The restrooms are locked. Her mother takes the boy and bag, and asks her to go inside for the key. Lam is standing on his tiptoes wiping the Brave’s giant front windshield with a black rubber squeegee.

When she returns, her mother hands her the baby. “Hold him, please? Mama’s gotta go.”

As the girl waits her turn, a red sedan pulls off the highway. A young couple exits the vehicle with a daughter about the girl’s own age.

“Mom, can I get candy?” this other girl asks.

“I don’t know, sweetie.You better ask your father.”

“Dad, can I?”

“I suppose—but only if you share with me,” he says, and the three of them go inside the Circle J, laughing.

Ada opens the bathroom door. She comes out and pulls on the elastic waistband of her brother’s pants, checking the diaper beneath.

“Clean,” she says. “Ok, give me our little man. You’re up, hon. And please hurry. You know how Lam gets.”

They stare at each other. The girl knows all too well. Her mother’s eyes reveal that she knows what her daughter knows. And then she looks away, refusing to admit it.

It’s nearly dark when the girl finishes. The bones still offer whispered prophecy from beneath the towering grove. The red sedan, with its fairy tale family, is gone from the parking lot. Lam is gone. And so too are her mother and Tubby. She’s on her way to the motorhome when she hears a scream rise from the trees.

Sprinting down the path to the picnic area—her ugly world bruising somehow more bizarre in the past five minutes—she sees her mother sprawled on the grass. Lam is calf-deep in the stream, and has just dunked her brother under the water.

A rock is suddenly in her hand.

Her feet send bouquets of water into the night.

She swings her arm up and back.

Crashes her weapon into his skull. Feels bone give beneath the stone.

Lam says, “Gunngh” and crumples face first into the creek. Floats away. Air is trapped inside his shirt, and his back seems to rise from the water like an angry pelt.

The girl grabs her brother and hauls him ashore. He is crying so hard he is only making hitching sounds, his body trembling.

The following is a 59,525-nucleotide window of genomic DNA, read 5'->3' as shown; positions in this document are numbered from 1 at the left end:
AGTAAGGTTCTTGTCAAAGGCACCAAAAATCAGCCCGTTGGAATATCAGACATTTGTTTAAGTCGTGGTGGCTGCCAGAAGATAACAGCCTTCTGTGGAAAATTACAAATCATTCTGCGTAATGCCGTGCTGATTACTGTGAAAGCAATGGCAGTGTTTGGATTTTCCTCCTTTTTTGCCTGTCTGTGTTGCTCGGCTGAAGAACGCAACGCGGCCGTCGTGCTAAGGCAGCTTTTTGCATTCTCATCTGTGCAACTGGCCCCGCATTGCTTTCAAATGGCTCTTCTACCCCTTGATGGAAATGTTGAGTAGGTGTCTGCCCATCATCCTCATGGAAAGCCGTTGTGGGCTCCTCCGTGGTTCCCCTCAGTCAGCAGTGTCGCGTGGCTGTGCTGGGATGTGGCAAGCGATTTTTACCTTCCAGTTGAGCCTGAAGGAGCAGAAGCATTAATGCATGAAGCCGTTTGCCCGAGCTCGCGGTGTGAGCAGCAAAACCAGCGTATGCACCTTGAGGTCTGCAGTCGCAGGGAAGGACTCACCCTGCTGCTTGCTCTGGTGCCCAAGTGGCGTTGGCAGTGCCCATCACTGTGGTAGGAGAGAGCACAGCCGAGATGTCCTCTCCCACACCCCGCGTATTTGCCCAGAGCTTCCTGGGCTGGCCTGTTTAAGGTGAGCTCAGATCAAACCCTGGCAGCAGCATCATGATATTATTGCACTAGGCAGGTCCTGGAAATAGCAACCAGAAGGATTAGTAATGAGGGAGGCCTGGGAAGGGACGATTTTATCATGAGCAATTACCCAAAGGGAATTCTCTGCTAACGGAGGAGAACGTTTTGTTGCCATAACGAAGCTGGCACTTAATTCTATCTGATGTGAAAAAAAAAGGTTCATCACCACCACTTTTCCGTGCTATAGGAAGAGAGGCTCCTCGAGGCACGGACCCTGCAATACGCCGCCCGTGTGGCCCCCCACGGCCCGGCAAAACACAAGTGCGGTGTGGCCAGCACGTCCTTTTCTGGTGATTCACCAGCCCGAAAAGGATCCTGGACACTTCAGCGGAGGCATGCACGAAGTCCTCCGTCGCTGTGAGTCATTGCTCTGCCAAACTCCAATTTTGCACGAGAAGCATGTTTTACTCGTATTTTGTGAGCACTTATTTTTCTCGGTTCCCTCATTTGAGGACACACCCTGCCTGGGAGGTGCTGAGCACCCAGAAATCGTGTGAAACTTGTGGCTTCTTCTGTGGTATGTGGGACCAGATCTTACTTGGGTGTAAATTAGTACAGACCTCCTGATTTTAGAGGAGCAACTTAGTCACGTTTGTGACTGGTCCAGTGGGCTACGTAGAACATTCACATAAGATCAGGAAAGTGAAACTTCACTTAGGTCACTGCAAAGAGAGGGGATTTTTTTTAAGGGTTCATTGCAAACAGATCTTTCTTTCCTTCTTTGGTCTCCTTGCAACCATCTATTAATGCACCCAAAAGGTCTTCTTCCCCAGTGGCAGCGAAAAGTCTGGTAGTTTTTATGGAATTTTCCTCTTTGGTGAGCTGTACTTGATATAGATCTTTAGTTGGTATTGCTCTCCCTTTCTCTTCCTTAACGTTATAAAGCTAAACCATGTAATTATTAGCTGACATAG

“What the hell?” It is her mother. Her voice is hoarse, papery. Even in the dusk, the girl can see the mouse swelling beneath her left eye.

“He was drowning Tubby,” the girl says. “He would’ve killed you too.”

They gaze at each other.

“Are you okay?” her mother eventually asks, stumbling to the picnic table. “Did he hurt you too?”

“No. He did this for me.” Of this, she’s sure the bones foretold.

Her mother opens her mouth; closes it without answering. The girl sets her brother down on the tabletop and removes his shirt and pants. She wrings them out, listening as water spills into the gravel at her feet.

Minutes pass. “Did I ever tell you about my sister?” Ada eventually asks.

“I don’t know,” the girl says. “We should get Tubby back to the camper. He needs dry clothes.”

“She got pregnant when we were still in high school.”


“Which is…whatever. Lots of girls get knocked up before graduation. But what I didn’t tell you—have never told anyone—is that I prayed she’d lose that baby.”

“Really?” the girl asks.

“She was always just so perfect at everything. And a part of me hated her for that. I knew she’d be a perfect mom and raise the perfect kid. So I wished it dead.”

The girl thinks on this. “Did your wish come true?”

Ada stands. Touches her cheek and winces. Looks downstream. “Mine? They never do.”

An evening bird calls softly from the trees—is answered by another of its kind.

“What are we supposed to do now?” her mother asks.

The girl smooths her brother’s cowlick and gently taps him on the nose with the tip of her finger. “I’m not sure, Mom. I guess we just dare to be.” A moment’s breeze catches her hair, pushing it from her face. Then, as quickly as it arrived, it dies away.

gina marie bernard

gina marie bernard is a heavily tattooed transgender woman, retired roller derby vixen, and full-time English teacher. She lives in Bemidji, Minnesota. She has work appearing in Meow Meow Pow Pow and Monkeybicycle. She has work forthcoming in STORGY, x-r-a-y lit magAnti-Heroine Chic, and Whale Road Review. Her daughters, Maddie and Parker, share her heart. Her work has been nominated for Best of the Net, Best Small Fictions, and the Pushcart Prize. She is pursuing an MFA in Creative Writing at the University of Arkansas, Monticello.

Artwork: Chie Yoshii, Somewhere not here, 2019

This entry was published on January 31, 2020 at 12:07 am and is filed under 40 (January 2020), Archive, Fiction. Bookmark the permalink. Follow any comments here with the RSS feed for this post.
%d bloggers like this: